Hailed as “the Oscars” of the nature photography world, the Wildlife Photographer of the Year exhibition takes centre stage at London’s Natural History Museum until September 2017. Entering it’s 52nd year, the awe-inspiring competition challenges amateur and professional photographers to capture their most inspiring shots of the natural world

The kaleidoscopic collection is a true marvel for the eyes; featuring everything from exotic landscapes to animals behaviours, set across a series of intimate portraits and dramatic landscape shots.  This year, the ever popular competition attracted 50,000 entries from 95 countries around the world – which an expert panel of judges then narrowed down to 100, based on artistic excellence, technical skill and and originality, across 19 different categories. Above all,  judges were seeking one star quality – the ability to challenge the viewer:

‘Wildlife Photographer of the Year highlights some of the big questions for society and the environment: How can we protect biodiversity? Can we learn to live in harmony with nature?”, stated Michael Dixon, the Director of The Natural History Museum.

He added: “The winning images touch our hearts, and challenge us to think differently about the natural world.”

But there could only be one winner – Entwined Lives by American Tim Laman took the crown for 2016’s Wildlife Photographer of the Year. The stunning shot is a tribute to the critically endangered Bornean chimpanzee, which is fast losing its habitat to agriculture and logging – combined with the threat of increased poaching for the illegal pet trade. Set in the Indonesian rainforest, the chimpanzee scales 100ft up a fig tree, it’s curious gaze cast upwards at the GoPro cameras which sit at the top of the plant, and were triggered remotely by Lamant.

It took Laman three days to rope climb the tree to set the GoPros in place. Captured using a wide angle perspective, the arresting shot gives us the impression of the creature being dwarfed by vast forest below – powerfully evoking the immensity of his habitat, and what we stand to lose if we don’t act now to save it. 10

Winning this year’s title for Young Wildlife Photographer of the Year is Gideon King’s The Moon and the Crow, which depicts the veiny twigs of a sycamore tree silhouetted against dusky blue sky, a full moon peeping out between its branches.

The eerie snap, which was taken near 17-year old Gideon’s North London, home won high praise from Lewis Blackwell, Chair of the Wildlife Photographer of the Year jury, who stated, “If an image could create a poem, it would be like this. It should certainly inspire a few lines.”

Also featured heavily are breathtaking shots highlighting some major environmental issues of the modern world. Angel Filtor’s entrancing Dying of the Light, a solitary jellyfish rests motionless in Spain’s Mar Menor lagoon, with a bubble of air trapped under its umbrella. Flipped over by the wind, and no longer able to dive, the creature will soon die. As the season changes, cooling waters and autumn winds will blow across the water, wiping out vast swathes of the creature.  The shot – this year’s winner of the Invertebrates category – also references climate change, which has left the lagoon and its diverse eco-system increasing vulnerable. A whole host of issues is explored across the categories, including: overfishing, water pollution, land fragmentation and the exploitation of natural resources. 37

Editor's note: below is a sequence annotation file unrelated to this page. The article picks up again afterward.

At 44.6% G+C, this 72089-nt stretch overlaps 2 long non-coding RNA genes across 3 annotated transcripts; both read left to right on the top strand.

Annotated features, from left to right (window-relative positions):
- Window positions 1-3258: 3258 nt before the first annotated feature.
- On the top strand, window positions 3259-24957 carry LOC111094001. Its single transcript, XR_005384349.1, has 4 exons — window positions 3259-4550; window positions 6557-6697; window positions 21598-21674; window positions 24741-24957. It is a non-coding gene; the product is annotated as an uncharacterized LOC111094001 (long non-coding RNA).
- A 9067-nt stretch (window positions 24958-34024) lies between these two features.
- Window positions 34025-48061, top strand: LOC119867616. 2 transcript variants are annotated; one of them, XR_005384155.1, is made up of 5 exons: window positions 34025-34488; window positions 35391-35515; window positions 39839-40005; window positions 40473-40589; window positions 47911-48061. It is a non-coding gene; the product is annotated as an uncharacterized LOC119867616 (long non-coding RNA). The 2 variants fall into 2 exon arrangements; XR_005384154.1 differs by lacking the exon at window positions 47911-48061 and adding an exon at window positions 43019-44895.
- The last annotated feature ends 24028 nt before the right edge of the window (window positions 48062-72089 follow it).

Dozens of captivating images also offer insights into weird and wonderful animal behaviours – from mating rituals to close encounters between predator and prey. In Mikhail Shatenev’s Beware a Mother Bear, a mighty Eurasian brown bear leaps mid-air, swiping its paw at a startled raven which has edged too close to her cubs. Captured in the snowy forests of Finland, the dramatic snap illustrates the fiercely protective instinct of female bears, particularly after the hibernation period. In the Invertebrates Category, finalist’s Imre Potyó’s entrancing Swarming Under the Stars shows a chaotic swarm of glowing mayflies fluttering wildly against a starlit sky, above Hungary’s River Rába. This dizzying display shows the insects’ mating process; after a year of living in the water, they are embarking on a race upstream to lay their eggs on the water.

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Amid action-packed shots, intimate and heartwarming portraits contemplate the relationship between man and animal. Motherless, another portrait by Laman shows orphaned baby orangutan being rescued by a vet, while a group of young children look on in concern. The bittersweet image casts reflection on our responsibility to counter the effects of deforestation. Over in the Urban category, UK finalist Sam Hobson’s Nosey Neighbour captures the playful, inquisitive nature of the urban red fox. Set at night on an empty residential street, the creature peeks over a wall, casting his steely gaze past the camera onto a distant, unseen object. The aim of the shot was to convey the creature’s ingenuity it ability to thrive in urban areas, while living side by side with humans.

Yound urban red fox (Vulpes vulpes) poking its head up over a wall. Bristol, UK. August

Other award categories included ‘Landscapes’, Plants and Fungi’, ‘Amphibians and Reptiles’, ‘Black and White’ and ‘Photostory’. Following its stint at the Natural History Museum, the exhibition will tour 64 other countries around the world.

Guaranteed to shock, inspire, and amaze in equal measure, these stunning images will challenge and redefine the the way you think about our amazing planet.

For more information and to buy tickets for the exhibition, please visit the Natural History Museum’s website.